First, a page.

The whispering breeze is calling –
I hear the moor fowl cry:
That bed of moss and heather,
Where content I may lie
Besides the rippling moorland burn
That dances lightly by.
Beyond yon tree-clad valley
The towering mountains rise;
A tumbled, mighty, rocky mass
Uprearing to the skies:
Amongst those peaks is freedom
Away from man’s device
About those crags and precipice
I’ll find a paradise.
The sun is over the forest,
A scene of sylvan peace
It forms a leafy pattern
A-slanting through the trees
The shady roof waves gently
Stirred by the summer breeze
‘Tis there I’d love to wander
Wherever I may please.
The restless sea is breaking
In wavelets o’er the shore
The Southern breeze is calling
Across the lonely moor
The shady, coloured woodlands
The river’s gentle roar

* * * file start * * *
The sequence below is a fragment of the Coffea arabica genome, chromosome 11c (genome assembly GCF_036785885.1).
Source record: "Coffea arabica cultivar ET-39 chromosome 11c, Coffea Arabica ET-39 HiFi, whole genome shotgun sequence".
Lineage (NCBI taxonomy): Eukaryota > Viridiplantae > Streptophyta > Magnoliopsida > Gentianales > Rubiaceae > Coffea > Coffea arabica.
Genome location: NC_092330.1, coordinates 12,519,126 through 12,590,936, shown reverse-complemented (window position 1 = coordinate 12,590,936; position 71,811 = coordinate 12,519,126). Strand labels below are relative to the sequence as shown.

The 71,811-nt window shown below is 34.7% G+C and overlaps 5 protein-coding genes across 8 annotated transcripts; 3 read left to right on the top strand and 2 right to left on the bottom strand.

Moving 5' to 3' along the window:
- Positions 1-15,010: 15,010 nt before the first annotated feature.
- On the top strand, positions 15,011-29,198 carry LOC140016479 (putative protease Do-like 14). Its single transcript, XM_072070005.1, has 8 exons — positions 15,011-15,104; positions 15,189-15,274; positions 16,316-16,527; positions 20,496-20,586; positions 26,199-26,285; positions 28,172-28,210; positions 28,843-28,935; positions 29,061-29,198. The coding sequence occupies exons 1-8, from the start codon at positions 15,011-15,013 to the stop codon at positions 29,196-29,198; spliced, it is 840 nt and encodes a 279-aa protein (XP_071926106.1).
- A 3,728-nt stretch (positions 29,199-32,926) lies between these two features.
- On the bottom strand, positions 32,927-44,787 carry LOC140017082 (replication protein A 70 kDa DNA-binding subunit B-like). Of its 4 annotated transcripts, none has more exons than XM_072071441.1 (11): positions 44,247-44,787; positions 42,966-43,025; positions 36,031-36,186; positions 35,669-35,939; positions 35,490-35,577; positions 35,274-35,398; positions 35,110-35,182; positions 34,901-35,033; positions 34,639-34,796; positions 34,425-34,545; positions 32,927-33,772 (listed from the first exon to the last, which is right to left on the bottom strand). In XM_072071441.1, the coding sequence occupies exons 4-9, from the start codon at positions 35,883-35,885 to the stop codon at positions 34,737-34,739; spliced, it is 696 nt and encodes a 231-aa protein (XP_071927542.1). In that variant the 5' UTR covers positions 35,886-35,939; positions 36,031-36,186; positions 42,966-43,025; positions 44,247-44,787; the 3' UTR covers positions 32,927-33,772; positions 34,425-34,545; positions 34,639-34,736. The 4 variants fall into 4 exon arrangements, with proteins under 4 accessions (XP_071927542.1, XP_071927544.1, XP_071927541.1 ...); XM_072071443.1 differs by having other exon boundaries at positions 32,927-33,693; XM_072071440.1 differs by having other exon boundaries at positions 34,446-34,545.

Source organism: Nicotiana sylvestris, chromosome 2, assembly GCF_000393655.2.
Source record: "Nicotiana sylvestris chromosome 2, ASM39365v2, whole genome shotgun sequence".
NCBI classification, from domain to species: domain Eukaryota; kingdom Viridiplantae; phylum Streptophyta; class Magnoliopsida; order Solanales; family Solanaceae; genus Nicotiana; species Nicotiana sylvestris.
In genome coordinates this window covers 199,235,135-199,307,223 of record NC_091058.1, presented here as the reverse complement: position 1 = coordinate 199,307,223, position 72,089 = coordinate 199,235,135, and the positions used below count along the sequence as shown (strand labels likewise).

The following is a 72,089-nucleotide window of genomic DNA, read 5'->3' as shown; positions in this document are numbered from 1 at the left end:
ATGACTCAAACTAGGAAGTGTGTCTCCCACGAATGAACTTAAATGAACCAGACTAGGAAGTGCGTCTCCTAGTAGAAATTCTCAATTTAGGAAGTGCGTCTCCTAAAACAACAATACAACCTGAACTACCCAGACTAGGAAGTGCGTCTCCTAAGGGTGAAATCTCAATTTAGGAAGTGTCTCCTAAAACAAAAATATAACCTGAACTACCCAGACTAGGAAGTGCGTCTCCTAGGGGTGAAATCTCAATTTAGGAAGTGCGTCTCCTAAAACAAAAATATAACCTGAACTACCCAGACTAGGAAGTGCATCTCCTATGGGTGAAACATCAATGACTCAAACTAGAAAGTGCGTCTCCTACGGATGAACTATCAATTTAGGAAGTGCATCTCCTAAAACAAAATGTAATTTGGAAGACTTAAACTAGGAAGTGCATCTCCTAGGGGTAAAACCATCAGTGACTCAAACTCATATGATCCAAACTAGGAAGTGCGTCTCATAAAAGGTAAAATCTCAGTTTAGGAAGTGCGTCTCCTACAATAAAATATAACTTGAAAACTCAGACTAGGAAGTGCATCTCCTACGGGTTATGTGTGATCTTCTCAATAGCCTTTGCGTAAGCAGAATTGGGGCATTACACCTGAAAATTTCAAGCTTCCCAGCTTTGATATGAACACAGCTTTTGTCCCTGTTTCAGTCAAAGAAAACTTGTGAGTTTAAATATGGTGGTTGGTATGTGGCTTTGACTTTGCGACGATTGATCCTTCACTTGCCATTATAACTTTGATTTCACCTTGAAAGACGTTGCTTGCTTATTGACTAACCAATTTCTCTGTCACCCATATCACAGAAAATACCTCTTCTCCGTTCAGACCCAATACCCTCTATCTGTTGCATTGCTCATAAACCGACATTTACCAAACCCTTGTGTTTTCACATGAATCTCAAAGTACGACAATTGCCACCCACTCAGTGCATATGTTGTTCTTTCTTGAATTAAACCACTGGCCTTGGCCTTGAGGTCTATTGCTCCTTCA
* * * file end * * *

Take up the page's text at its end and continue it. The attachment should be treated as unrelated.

But most of all I hear the road –
The ever open door. 1922
With praise that is ringing, some people keep singing,
That putting the whole world together
No land can compare to the loveliness rare
Of a Scottish lass born ‘mid the heather.
And others are telling in language compelling
That wherever their wanderings have been
They’ve ne’er had the pleasure to find such a treasure
As blue-eyed Kathleen Mavoureen.
Then some folks are saying that odds they are laying,
If you want you can search the world o’er
You’ll not find a beginner there’s only one winner
The lassie from old England’s shore.
I’m beginning to doubt it, though I didn’t want to shout it
But I’ve just heard a whisper today
That one of the’We Seven’ has landed in heaven
And it’s only a day’s ride away!
Whilst he was touring, a lassie alluring,
The essence of ‘Sweet Seventeen’
His vision enraptured, his heart she encaptured
A dear little Welsh Gwendoline.
We gave him assistance, we taught him persistence
For though slow he was awfully keen;
And so by insistence he broke all resistance
And now she’s his sweet Gwendoline.
A Valentine (Sequel to Gwen)
Dear Gwen I pen this note to you
I ain’t much good at verse
But still it’s time I wrote to you,
For better, or for worse.
Although so many miles from you
So many miles away;
I can’t forget those smiles from you
Last New Year’s Day.